After a good night in Abravan we left today at a more decent hour in hope of good wind. However, even though the traffic and the road conditions were slightly better than yesterday, the head wind was already strong in the morning, and my stomach was still causing some problems to me, so it was out of the question that we would cycle the remaining 140 km to Sarakhs in one day. So we decided to cycle to Shurak Maleki, a small town 30 km after Abravan and take a train from there to Sarakhs.
Waiting for the train
When we arrived in Shurak Maleki, we saw a train leave right in front of us. I somehow had the feeling that this is a bad sign, I did not expect many daily connections on this route. Nevertheless, we went to the train station (which was placed around 1 km away from the town limits) and asked an employee when the next train would leave. He said in 3 hours, so we decided to take some rest and wait. He invited us into the building to drink tea with him (and watch a movie). But after a bit more than an hour, he suddenly decided that we have to go out of the building, and that there will be no train and we should take a bus. Any subsequent attempts to figure out if there was really a train or not today to Sarakhs were without success. So we decided to go back on the highway and try to hitchhike.
Riding a truck
Hitchhiking was easy. The very first truck that approached us stopped on our request. We loaded our bikes, entered the truck and after a very interesting ride through nice mountains we descended to Sarakhs, the border city where we will cross to Turkmenistan tomorrow. Somehow it was a pity we could not cycle at least part of the route because of the wonderful scenery, but because our Visa for Turkmenistan is fixed on the 18th of April, we had to reach Sarakhs today.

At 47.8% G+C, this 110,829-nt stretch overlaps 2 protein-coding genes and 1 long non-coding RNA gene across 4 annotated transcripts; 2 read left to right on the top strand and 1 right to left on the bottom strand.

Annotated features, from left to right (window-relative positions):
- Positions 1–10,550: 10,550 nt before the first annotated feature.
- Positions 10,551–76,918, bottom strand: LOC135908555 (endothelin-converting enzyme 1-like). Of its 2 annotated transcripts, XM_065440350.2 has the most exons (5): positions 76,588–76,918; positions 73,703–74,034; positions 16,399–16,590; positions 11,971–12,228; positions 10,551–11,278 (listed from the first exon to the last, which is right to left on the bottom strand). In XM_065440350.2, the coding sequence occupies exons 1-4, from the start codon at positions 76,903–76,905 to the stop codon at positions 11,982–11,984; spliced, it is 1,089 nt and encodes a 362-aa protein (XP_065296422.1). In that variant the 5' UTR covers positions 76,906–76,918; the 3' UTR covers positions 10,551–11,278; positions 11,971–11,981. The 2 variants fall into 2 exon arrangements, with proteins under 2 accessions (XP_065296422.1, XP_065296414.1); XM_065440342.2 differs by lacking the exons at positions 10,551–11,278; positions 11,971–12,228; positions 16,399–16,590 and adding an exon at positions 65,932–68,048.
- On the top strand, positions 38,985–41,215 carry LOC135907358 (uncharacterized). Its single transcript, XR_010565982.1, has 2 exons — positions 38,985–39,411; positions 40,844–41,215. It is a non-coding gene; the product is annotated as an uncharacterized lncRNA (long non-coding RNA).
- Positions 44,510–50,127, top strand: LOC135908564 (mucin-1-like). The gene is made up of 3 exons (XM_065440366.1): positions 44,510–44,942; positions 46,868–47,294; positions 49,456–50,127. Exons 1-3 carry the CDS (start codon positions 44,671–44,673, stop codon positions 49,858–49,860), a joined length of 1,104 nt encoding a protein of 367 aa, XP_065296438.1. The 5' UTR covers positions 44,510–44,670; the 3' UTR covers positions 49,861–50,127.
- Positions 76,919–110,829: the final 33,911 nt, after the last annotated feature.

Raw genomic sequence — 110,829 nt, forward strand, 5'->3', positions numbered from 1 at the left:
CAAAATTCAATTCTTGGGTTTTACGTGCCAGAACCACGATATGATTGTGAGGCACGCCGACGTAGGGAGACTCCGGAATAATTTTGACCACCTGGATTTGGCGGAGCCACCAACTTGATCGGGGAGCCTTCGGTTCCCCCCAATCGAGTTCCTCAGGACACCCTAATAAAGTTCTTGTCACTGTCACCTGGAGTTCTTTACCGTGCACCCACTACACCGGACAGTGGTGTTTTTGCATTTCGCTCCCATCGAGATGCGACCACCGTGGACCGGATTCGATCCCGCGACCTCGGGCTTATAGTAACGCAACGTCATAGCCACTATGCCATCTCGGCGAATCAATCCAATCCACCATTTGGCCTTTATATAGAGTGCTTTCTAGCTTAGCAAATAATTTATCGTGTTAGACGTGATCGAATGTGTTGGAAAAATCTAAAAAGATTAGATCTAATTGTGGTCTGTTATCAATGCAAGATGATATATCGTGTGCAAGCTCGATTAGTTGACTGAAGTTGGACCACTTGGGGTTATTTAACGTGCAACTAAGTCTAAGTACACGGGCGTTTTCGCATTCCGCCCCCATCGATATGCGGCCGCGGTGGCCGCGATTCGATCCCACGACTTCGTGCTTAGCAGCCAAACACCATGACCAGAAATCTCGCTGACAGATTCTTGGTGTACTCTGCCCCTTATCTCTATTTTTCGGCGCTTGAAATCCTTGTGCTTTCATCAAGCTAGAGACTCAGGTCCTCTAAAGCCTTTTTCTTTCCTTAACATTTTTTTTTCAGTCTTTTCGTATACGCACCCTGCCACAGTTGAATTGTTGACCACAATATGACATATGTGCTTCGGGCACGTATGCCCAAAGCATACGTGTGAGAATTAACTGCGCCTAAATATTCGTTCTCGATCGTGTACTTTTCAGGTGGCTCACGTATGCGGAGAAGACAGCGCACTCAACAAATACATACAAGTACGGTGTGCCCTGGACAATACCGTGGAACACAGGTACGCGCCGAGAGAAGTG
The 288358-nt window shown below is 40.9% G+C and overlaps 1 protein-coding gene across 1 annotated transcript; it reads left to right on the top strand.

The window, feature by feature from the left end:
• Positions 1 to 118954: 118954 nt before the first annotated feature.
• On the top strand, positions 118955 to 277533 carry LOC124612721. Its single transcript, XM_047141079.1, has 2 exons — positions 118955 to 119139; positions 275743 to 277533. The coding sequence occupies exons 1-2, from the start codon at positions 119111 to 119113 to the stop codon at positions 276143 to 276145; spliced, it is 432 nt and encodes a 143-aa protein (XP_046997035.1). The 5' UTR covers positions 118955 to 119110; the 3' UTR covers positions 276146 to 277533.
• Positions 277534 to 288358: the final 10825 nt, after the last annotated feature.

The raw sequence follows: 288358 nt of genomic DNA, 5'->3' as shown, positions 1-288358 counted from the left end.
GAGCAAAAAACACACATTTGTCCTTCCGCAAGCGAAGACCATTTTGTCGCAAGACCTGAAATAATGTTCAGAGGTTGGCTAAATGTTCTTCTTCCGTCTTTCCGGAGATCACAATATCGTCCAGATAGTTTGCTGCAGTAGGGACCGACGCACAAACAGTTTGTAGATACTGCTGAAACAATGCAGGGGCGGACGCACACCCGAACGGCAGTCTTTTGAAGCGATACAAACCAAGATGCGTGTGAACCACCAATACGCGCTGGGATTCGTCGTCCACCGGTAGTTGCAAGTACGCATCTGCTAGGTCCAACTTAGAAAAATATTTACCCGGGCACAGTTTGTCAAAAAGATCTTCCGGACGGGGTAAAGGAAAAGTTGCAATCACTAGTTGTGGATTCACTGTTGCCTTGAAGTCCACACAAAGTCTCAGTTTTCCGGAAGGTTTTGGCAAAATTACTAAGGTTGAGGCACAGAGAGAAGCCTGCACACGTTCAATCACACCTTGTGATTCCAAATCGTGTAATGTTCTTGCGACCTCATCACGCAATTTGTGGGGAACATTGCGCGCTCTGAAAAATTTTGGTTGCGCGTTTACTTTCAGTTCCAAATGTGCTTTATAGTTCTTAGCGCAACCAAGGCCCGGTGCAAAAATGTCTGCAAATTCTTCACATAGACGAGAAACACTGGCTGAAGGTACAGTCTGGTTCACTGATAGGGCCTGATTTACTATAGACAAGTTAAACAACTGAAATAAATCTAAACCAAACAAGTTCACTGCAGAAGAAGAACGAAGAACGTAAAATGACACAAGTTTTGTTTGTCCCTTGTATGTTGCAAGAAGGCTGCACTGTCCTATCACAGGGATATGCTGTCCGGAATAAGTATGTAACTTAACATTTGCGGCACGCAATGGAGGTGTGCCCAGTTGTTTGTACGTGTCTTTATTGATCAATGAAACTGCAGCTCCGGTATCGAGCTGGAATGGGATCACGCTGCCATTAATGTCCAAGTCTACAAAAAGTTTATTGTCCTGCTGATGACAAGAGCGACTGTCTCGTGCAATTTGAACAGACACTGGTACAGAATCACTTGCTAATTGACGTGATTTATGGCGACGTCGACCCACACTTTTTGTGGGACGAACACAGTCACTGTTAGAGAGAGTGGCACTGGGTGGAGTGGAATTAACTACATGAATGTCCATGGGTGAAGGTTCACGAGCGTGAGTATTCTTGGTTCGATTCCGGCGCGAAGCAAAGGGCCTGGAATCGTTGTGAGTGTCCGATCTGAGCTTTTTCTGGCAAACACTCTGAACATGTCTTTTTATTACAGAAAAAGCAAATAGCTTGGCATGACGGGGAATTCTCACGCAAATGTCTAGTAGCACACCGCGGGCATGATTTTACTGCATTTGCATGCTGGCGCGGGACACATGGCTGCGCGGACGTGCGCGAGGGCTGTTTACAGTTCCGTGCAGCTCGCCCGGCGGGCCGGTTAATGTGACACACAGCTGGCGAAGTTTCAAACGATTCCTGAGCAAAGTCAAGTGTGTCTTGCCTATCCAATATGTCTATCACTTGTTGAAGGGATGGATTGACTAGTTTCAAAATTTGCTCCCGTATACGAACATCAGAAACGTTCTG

Arrival in Sarakhs
As soon as we loaded off our bikes from the truck, a local stopped and invited us to his home for dinner and the night. That went quick. We were already a bit worried where we would camp for the night, because border cities are supposed to be less safe. After we went to his home, the usual program started with dinner, getting to know each other, and now, finally going to sleep.
Next days in Turkmenistan
The next two days we will most likely not cycle because we get a ride to Ashgabat, Turkmenistan’s capital, where we visit some friends and hope to get to know a bit better the Turkmen people that actually still live in Turkmenistan (compared to the Turkmen people in Golestan). For that reason, the live tracking will most likely only be enabled again on Thursday. And even though the Internet in Iran was far from good, I expect the Internet in Turkmenistan to be even more restricted, so blog posts might follow with some delay.
Detailed Track (Cycling)
Max elevation: 942 m
Min elevation: 802 m
Total climbing: 227 m
Total descent: -367 m
Total time: 04:27:25